By: Brian Tracy
Imagine that every person in your company is wearing a sign around his or her neck all day long that says “Make me feel important.”
In every interaction with every person you work with, you should respond to this basic human request. You should always be looking for ways to make people feel important and valuable as parts of your team.
The Four A’s of Employee Motivation There are four key behaviors you can practice every day to raise people’s self-esteem and make them feel more important and valuable. They all begin with the letter A.
The first A stands for appreciation. Take every opportunity to thank each person for everything that she does, small or large, in carrying out their duties. Every time you say “thank you” to a person, her self-worth goes up. She feels better and more valuable. And she becomes even more motivated to do more of the things for which she received appreciation in the first place. A boss with an “attitude of gratitude” is one of the most effective leaders in any organization.
The second A stands for approval. Give praise and approval on every occasion, for every accomplishment of whatever size. Give praise for every good effort. Give praise for every good suggestion or idea. Especially, praise people when they do something that goes above and beyond the call of duty.
Praise immediately, right after the event. Praise specifically. Praise regularly. Whenever you praise another person, she experiences it physically and emotionally. Her confidence grows and she feels happier about herself and her job. The good news is that whatever you praise gets repeated. People will do more and more of those things that are endorsed by people whose opinions they value.
The third A stands for admiration. As Abraham Lincoln said, “Everybody likes a compliment.” Regularly compliment people on their personal traits and qualities, such as punctuality and persistence. Compliment them on their possessions, such as their clothes, their cars, and their accessories. Compliment them on their achievements, both at work and in their private lives.
Every time you express admiration to another person, especially in front of others, you raise that person’s self-esteem. You cause her to like herself more and make her feel better and more committed to you and the company.
The final A, perhaps the most important of all, is the behavior of attention. Paying attention means that you listen to your staff when they want to talk to you. Listen patiently. Listen attentively. Listen quietly. Listen calmly. Listen thoughtfully. Listen without interrupting.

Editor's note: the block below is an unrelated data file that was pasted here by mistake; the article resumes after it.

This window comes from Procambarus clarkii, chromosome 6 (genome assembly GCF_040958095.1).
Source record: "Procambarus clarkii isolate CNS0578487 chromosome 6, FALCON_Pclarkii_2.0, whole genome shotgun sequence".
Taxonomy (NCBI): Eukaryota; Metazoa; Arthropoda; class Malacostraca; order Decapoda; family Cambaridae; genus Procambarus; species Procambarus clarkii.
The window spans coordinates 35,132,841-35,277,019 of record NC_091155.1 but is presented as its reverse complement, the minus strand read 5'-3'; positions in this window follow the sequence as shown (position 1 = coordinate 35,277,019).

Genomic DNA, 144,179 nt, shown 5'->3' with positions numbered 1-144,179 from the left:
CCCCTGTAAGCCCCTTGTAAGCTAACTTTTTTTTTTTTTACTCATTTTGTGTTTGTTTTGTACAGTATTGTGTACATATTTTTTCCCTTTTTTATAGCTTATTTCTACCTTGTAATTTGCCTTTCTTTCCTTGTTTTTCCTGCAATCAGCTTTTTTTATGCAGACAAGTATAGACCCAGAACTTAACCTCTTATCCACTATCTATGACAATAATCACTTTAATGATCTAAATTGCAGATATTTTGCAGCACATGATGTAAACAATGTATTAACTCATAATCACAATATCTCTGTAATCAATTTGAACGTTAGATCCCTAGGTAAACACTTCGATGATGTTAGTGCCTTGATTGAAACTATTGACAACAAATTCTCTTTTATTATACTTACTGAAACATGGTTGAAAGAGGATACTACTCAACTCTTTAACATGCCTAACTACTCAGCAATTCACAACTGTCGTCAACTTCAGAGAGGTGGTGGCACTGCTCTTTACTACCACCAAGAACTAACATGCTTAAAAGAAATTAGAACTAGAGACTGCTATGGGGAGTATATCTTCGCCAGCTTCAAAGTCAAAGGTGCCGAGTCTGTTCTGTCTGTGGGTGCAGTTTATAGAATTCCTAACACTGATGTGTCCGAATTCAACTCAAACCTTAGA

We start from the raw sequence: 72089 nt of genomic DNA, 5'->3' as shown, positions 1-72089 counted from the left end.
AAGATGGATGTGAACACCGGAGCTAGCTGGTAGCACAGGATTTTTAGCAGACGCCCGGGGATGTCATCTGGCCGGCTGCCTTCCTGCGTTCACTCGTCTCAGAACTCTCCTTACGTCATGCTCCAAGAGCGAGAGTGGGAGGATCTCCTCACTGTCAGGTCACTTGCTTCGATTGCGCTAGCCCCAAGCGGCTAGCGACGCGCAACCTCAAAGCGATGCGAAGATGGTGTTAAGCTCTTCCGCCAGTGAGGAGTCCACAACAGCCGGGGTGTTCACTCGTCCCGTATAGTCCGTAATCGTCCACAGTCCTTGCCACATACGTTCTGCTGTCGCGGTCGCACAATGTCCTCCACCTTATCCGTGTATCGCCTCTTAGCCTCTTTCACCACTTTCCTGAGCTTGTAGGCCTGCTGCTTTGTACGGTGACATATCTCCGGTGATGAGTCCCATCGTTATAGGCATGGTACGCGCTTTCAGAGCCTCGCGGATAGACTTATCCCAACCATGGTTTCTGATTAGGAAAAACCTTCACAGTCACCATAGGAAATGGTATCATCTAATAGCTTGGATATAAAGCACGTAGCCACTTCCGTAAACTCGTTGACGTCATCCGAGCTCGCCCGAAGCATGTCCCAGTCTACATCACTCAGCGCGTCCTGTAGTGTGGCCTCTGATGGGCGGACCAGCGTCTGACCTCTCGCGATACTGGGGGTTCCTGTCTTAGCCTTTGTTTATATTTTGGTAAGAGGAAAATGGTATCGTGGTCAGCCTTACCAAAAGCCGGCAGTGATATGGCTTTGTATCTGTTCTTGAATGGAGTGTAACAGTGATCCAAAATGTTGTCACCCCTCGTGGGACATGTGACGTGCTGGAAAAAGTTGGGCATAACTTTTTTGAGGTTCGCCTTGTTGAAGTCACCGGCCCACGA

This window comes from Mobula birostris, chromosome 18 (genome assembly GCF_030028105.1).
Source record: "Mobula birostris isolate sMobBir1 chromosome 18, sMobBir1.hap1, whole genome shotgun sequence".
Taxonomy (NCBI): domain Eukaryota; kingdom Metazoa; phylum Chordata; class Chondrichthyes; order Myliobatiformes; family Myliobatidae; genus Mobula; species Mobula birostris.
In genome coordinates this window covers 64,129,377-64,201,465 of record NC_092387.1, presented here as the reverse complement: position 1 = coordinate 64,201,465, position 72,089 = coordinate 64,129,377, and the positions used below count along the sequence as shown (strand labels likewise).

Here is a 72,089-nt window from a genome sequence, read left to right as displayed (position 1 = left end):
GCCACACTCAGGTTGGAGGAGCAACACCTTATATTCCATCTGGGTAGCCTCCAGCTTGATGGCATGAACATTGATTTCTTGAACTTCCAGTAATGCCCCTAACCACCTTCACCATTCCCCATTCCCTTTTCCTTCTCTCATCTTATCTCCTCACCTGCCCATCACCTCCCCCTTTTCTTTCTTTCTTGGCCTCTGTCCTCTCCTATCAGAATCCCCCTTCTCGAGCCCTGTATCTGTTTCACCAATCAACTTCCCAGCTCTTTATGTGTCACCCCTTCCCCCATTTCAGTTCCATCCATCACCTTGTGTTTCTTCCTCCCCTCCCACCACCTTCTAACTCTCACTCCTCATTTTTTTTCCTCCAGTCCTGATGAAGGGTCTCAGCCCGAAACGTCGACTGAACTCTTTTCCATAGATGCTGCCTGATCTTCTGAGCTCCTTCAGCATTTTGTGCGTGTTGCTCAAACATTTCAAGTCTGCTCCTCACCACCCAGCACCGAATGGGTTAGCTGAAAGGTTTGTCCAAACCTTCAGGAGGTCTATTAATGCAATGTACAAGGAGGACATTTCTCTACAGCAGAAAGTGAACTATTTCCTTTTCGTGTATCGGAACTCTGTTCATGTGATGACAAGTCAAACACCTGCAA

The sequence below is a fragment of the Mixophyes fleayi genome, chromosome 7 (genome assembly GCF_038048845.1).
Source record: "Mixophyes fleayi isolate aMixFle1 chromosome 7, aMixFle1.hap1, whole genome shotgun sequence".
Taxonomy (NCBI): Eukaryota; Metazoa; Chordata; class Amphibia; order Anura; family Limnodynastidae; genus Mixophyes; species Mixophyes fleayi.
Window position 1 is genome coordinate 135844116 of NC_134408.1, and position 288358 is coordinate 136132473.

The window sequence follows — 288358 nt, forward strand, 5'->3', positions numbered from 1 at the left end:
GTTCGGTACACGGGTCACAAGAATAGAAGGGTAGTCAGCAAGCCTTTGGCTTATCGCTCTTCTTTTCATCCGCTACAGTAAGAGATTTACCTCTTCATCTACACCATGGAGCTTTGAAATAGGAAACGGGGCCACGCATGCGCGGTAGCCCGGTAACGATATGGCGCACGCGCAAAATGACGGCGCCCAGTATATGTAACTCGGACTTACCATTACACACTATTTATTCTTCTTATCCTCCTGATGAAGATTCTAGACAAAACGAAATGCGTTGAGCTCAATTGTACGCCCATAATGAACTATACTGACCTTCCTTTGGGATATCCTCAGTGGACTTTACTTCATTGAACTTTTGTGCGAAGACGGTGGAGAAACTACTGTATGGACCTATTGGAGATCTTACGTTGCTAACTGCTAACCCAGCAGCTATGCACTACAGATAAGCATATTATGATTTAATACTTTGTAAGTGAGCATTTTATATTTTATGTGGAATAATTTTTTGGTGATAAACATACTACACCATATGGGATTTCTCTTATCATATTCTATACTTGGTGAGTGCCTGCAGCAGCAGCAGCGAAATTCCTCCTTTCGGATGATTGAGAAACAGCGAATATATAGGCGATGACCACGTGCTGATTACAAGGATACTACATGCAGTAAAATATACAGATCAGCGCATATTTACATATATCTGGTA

Whenever a person is attentively listened to by someone she respects, her self-respect increases. She feels more important and valuable. She feels more committed to both the person and the job. She feels better about herself and does her job better.
Remember, you do not have to act on the ideas or suggestions of people when they talk to you. You just have to listen carefully, nod, smile, and thank them for their input. People get tremendous satisfaction from having an opportunity to express themselves honestly to their bosses. Your job is just to listen.
Generating Participatory Management
In addition to the four As, one of the most valuable contributions you can make to your organization is to create an environment where people enjoy working and feel motivated to perform at higher and higher levels. Participatory management is one of the most effective tools you can use for achieving this goal.
There is no better way to build a powerful, positive team of highly motivated people than by bringing them together on a regular basis to talk, discuss, argue, work out problems, make plans, and generally share information, ideas and experiences. This is the key to building peak performance teams and company spirit.
You should hold a general staff meeting at least once each week with all the people who report directly to you. At this meeting, every person should be listed on the agenda as an agenda item. Every person should be encouraged to give a brief report on what he or she is doing, how it is working, what suggestions he or she has, and what assistance or resources he or she might require. Everyone discusses the work and shares with the others any problems or frustrations they might be experiencing. The manager takes notes and, wherever possible, takes action on the decisions made by the group.
You will be absolutely amazed at how quickly these regular meetings build stronger bonds of friendship and cooperation among your staff. All kinds of problems are ironed out quickly. People begin to share their own personal experiences. And best of all, they begin to laugh together and see themselves as important parts of a team and of the company as a whole.
The more you involve your staff to drive employee motivation at every level and in every decision, the more motivated and enthusiastic they will become to carry out the decisions and achieve the goals that you agree upon. Participatory management is one of the fastest acting and most successful management techniques you can use to build a high-performance team.
Brian Tracy was born in eastern Canada in 1944 and grew up in California. After dropping out of high school, he traveled and worked his way around the world, eventually visiting eighty countries on six continents. His extensive personal studies in business, sales, management, marketing, and economics enabled him to become the head of a $265 million company before he turned his attention to consulting, training, and personal development. He is now the president of three companies with operations worldwide. He is married, has four children, and lives in San Diego, California.